Stories From The Library

Billie_Jane_Baguley_Library

My name is Cindy O’Neil. I am a Guild volunteer in the Library & Archives, specifically working the artist files. I started working in the library almost two years ago and had no idea that there were over 25,000 Indian artist files and what wonderful stories were contained within them. From time to time I and the other fantastic library volunteers will share some of the stories contained in the library collections.

We hope that you will come up to the library and either read more of what is behind the stories being shared or find your own interesting story. So, enjoy these small insights into the treasures that are hidden within the Heard Library.

Otis_Polelonema_PaintingOtis Polelonema Painter, Weaver, Song Composer ! (Hopi)

Otis was born at the beginning of the 20th century, in a village on Second Mesa, called Shungopovi. He lived there most of his life as an important, respected man. He was not only a farmer, but an honored poet and composer of ritual songs. He left the mesas in 1914 to attend the Santa Fe Indian School under the tutorage of Superintendent DeHuff, whose wife was to affect his future life. Otis spent the next six years at Santa Fe High School, after which, he returned to his home village.

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Hosteen_KlahHosteen Klah; Medicine Man, Sand Painter and Weaver (Navajo)

The year was 1867; the Navajos had returned from Bosque Redondo to their homelands near Fort Wingate, New Mexico, when Hosteen Klah was born to Hoksay Nolyae and Ahson Tsosie. Growing up, Klah avoided attending boarding school, but received training in weaving from his mother & sister while being trained by his uncle in chanting & sandpainting. Klah was able to master at least eight chants; normal was one or two. He mastered the Hailway, the Mountainway, the Nightway, the Windway & the Chiricahua chants.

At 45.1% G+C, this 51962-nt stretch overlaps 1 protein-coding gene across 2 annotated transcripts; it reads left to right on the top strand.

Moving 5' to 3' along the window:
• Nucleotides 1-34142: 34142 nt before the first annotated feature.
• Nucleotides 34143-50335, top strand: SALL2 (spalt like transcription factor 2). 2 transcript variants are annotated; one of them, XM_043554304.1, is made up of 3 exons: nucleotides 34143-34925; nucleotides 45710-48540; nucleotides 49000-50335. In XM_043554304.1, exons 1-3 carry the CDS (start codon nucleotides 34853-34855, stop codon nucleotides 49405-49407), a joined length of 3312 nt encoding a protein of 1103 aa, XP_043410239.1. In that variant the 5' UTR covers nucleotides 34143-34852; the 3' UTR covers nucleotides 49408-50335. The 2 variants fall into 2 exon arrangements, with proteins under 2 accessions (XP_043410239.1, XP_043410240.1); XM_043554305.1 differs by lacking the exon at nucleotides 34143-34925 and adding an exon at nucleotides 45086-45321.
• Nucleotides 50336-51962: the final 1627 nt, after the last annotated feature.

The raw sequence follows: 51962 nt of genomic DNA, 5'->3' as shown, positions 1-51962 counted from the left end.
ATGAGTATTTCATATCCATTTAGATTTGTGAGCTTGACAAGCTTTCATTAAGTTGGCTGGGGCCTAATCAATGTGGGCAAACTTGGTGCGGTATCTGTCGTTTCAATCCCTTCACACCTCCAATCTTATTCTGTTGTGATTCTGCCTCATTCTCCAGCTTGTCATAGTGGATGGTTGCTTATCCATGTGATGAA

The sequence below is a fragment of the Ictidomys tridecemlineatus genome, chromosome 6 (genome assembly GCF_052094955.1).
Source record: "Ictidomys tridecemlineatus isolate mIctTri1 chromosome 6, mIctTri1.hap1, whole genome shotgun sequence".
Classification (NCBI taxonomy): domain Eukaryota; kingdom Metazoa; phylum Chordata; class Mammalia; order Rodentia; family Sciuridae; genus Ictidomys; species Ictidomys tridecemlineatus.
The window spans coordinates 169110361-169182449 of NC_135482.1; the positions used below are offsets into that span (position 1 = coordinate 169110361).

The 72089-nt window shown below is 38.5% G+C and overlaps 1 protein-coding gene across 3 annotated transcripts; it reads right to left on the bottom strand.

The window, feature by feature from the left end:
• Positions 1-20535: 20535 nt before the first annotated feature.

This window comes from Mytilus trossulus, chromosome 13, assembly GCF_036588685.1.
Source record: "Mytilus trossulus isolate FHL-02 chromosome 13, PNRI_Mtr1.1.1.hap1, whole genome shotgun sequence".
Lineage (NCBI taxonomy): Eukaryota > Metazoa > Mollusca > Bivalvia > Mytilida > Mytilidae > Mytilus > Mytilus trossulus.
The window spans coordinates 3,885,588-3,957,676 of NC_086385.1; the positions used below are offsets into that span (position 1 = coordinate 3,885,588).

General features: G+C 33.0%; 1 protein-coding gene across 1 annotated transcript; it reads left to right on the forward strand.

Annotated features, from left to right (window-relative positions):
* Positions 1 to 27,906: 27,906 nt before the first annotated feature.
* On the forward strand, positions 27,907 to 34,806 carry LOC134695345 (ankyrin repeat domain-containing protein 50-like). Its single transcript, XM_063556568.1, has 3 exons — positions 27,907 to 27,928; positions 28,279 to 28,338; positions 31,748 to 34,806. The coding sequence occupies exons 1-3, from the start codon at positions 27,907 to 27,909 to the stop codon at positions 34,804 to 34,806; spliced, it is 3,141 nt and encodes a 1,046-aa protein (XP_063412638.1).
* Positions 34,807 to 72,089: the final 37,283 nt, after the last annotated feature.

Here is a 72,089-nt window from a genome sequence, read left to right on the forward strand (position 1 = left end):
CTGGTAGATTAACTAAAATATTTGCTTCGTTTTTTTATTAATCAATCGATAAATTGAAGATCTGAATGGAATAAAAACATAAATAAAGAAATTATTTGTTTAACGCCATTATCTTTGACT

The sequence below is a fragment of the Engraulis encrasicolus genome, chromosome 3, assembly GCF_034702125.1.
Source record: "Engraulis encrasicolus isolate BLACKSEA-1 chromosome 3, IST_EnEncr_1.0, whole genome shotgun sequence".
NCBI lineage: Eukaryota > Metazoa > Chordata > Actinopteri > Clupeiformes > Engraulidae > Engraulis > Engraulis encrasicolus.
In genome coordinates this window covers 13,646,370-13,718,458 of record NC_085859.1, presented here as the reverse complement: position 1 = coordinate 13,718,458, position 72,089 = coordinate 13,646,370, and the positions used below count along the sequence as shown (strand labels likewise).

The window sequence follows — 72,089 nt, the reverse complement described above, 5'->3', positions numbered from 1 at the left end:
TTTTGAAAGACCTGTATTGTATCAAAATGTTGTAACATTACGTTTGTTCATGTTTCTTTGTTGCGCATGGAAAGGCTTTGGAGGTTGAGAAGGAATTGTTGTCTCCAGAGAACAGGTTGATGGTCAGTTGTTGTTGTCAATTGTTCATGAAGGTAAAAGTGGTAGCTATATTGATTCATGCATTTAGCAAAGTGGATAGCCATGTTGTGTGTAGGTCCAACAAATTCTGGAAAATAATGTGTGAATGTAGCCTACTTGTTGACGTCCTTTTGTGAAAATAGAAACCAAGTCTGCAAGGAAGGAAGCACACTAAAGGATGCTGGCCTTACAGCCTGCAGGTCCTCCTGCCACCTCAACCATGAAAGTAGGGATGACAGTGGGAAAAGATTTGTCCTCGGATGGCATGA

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Lanyade,_SilversmithThe First Zuni Silversmith (Zuni)

The first written documentation of Lanyade’s position as the first Zuni silversmith appears in the book, “The Navajo and Pueblo Silversmiths” by John Adair, published in 1940. Lanyade was in his nineties when he related to Adair, his version of how he came to be a silversmith. The year was 1872; Lanyade was around thirty years old when a Navajo named Atsidi Chon came to Zuni. In Lanyade’s rendition of the meeting, Lanyade offered no explanation for why a possible enemy of the village, Atsidi,would come to Zuni. Lanyade spoke Navajo. He hadlearned the language while traveling through Navajo  country on his way to the Hopi villages. Atsidi and Lanyade became friends and Atsidi ended up living with him at Zuni.

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Horace_PoolawHorace Poolaw, Photpgrapher (Kiowa)

Horace was born in Mountain View, Oklahoma on March 13, 1906, the son of George and Tsomah Poolaw. His father was a known historian who maintained a calendar of significant yearly events of the Kiowa life in a pictograph format, painted on buckskins. This traditional background caused Horace to seek a means of recording the Southern Plains tribes’ fast changing pace of life.

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Princess_Red_featherPrincess Tsianina Red Feather (Creek/Cherokee)

Red Feather was born Florence Tsianina Evans on December 13,1882 in Eufallia (Oklahoma Territory) to Creek and Cherokee parents. All her 9 siblings were musical, but she was the one who stood out.
 
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